Wild Carrot

http://www.webmd.com/vitamins-supplements/ingredientmono-887-WILD%20CARROT.aspx?activeIngredientId=887&activeIngredientName=WILD%20CARROT

Moderate Interaction Be cautious with this combination

  • Estrogens interacts with WILD CARROT

    Large amounts of wild carrot might have some of the same effects as estrogen. But wild carrot isn't as strong as estrogen pills. Taking wild carrot along with estrogen pills might decrease the effects of estrogen pills.
    Some estrogen pills include conjugated equine estrogens (Premarin), ethinyl estradiol, estradiol, and others.

  • Lithium interacts with WILD CARROT

    Wild carrot might have an effect like a water pill or "diuretic." Taking wild carrot might decrease how well the body gets rid of lithium. This could increase how much lithium is in the body and result in serious side effects. Talk with your healthcare provider before using this product if you are taking lithium. Your lithium dose might need to be changed.

  • Medications for high blood pressure (Antihypertensive drugs) interacts with WILD CARROT

    Large amounts of wild carrot seem to increase blood pressure. By increasing blood pressure wild carrot might decrease the effectiveness of medications for high blood pressure.
    Some medications for high blood pressure include captopril (Capoten), enalapril (Vasotec), losartan (Cozaar), valsartan (Diovan), diltiazem (Cardizem), amlodipine (Norvasc), hydrochlorothiazide (HydroDiuril), furosemide (Lasix), and many others.

  • Medications that increase sensitivity to sunlight (Photosensitizing drugs) interacts with WILD CARROT

    Some medications can increase sensitivity to sunlight. Wild carrot might also increase your sensitivity to sunlight. Taking wild carrot along with medications that increase sensitivity to sunlight could increase the chances of sunburn, blistering or rashes on areas of skin exposed to sunlight. Be sure to wear sunblock and protective clothing when spending time in the sun.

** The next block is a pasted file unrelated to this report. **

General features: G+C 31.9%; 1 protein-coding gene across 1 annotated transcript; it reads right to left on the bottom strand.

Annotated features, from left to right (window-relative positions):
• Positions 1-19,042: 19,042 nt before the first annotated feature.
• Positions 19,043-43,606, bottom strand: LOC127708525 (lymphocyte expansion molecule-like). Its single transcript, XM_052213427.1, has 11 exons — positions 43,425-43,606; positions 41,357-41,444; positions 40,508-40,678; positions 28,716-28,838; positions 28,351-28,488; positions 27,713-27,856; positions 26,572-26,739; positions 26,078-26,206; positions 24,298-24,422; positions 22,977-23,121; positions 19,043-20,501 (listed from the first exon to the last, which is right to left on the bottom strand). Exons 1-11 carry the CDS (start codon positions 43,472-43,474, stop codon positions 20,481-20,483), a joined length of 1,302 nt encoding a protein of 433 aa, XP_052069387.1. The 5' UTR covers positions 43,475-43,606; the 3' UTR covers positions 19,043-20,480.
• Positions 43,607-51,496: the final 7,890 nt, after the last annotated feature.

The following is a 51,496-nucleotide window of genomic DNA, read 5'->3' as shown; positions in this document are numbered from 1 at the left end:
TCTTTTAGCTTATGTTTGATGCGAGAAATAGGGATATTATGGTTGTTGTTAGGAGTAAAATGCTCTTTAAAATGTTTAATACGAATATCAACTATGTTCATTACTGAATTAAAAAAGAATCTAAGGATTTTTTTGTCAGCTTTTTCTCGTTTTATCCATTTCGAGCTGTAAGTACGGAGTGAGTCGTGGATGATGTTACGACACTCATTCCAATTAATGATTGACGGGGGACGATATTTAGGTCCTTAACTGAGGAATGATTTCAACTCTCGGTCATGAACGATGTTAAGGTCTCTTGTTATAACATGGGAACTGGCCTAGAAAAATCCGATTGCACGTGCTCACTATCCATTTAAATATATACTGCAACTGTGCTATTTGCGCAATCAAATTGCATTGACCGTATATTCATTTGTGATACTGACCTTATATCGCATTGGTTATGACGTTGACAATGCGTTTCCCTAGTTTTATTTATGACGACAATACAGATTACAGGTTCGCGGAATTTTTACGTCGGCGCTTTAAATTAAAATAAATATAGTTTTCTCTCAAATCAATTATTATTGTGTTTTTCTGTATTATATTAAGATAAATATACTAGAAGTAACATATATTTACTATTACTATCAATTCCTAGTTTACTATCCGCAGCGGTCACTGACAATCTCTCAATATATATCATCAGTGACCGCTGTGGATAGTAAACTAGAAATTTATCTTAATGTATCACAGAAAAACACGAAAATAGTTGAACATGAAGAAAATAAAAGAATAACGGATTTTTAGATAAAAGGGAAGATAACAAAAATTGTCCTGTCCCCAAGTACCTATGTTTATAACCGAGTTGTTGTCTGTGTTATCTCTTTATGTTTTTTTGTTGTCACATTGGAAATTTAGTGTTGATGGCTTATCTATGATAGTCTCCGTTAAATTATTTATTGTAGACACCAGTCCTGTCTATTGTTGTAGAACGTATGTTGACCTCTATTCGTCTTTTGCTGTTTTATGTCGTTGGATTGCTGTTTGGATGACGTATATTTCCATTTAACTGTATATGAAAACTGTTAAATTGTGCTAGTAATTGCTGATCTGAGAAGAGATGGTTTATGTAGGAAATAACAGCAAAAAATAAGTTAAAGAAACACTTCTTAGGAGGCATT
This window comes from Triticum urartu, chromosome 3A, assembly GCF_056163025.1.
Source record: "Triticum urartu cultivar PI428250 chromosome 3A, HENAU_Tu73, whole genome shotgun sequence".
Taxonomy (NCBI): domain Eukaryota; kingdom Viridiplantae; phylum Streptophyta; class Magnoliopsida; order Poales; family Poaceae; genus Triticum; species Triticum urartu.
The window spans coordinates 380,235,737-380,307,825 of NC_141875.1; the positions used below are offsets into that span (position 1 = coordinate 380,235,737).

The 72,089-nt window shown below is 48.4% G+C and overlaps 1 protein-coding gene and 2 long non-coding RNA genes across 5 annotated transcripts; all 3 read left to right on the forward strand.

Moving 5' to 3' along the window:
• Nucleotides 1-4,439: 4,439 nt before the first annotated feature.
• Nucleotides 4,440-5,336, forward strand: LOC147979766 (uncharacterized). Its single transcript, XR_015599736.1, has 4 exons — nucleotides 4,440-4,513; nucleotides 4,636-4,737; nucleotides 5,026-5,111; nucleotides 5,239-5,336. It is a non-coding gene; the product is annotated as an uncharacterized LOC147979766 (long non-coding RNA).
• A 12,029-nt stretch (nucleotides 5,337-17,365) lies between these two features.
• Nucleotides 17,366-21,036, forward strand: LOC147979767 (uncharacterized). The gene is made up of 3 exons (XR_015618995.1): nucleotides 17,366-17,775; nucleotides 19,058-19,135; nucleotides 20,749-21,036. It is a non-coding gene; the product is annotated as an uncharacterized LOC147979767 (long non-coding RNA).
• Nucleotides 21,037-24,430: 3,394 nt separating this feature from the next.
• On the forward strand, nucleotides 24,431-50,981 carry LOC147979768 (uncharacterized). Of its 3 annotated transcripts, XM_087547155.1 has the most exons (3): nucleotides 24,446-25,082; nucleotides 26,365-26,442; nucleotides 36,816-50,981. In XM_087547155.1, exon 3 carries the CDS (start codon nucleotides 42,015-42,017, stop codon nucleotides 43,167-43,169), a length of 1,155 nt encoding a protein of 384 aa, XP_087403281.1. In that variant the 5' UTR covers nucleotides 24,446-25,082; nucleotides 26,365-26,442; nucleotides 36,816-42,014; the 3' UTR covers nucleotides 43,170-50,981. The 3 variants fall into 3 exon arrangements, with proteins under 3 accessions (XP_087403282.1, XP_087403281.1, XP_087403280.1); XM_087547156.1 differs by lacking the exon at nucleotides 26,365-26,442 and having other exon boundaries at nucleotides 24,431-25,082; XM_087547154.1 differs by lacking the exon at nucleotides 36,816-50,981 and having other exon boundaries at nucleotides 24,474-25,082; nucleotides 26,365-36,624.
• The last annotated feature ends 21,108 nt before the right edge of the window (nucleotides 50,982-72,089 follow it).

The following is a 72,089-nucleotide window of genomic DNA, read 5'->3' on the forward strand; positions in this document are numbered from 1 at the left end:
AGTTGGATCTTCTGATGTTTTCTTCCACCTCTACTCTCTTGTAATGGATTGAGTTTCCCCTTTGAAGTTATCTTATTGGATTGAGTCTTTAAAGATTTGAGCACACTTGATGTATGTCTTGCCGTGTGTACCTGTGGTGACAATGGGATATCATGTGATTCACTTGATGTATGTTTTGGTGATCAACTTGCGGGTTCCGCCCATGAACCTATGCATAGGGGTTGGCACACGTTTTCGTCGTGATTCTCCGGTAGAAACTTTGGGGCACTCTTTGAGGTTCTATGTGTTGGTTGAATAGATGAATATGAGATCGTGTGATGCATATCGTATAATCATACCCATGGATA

Some drugs that cause photosensitivity include amitriptyline (Elavil), Ciprofloxacin (Cipro), norfloxacin (Noroxin), lomefloxacin (Maxaquin), ofloxacin (Floxin), levofloxacin (Levaquin), sparfloxacin (Zagam), gatifloxacin (Tequin), moxifloxacin (Avelox), trimethoprim/sulfamethoxazole (Septra), tetracycline, methoxsalen (8-methoxypsoralen, 8-MOP, Oxsoralen), and Trioxsalen (Trisoralen).

 

10 ANCIENT METHODS OF BIRTH CONTROL

 

http://europepmc.org/articles/PMC3331569?pdf=render

 

ABSTRACT:
In this article the author reviews research studies on Indian plants with antifertility activity conducted by different Institutes and independent investigators. The available clinical data is also present here.

 

More research

 

http://scholar.google.com/scholar?q=Melia+azedarach+antifertility&hl=en&as_sdt=0&as_

vis=1&oi=scholart&sa=X&ei=wcUrVb3RNcerggSK3oPQDg&ved=

0CB8QgQMwAA -

Pages 193 - 202 lists certain plants that affect antifertility.

 

Herbal Plants Used as Contraceptives

 

Review on Natural Contraceptive Agents

Good information on using neem oil in males. Also see the reference for Smartweed.

 

Medicinal Plants of the World: Volume 1:
Chemical Constituents, Traditional ...

By Ivan A. Ross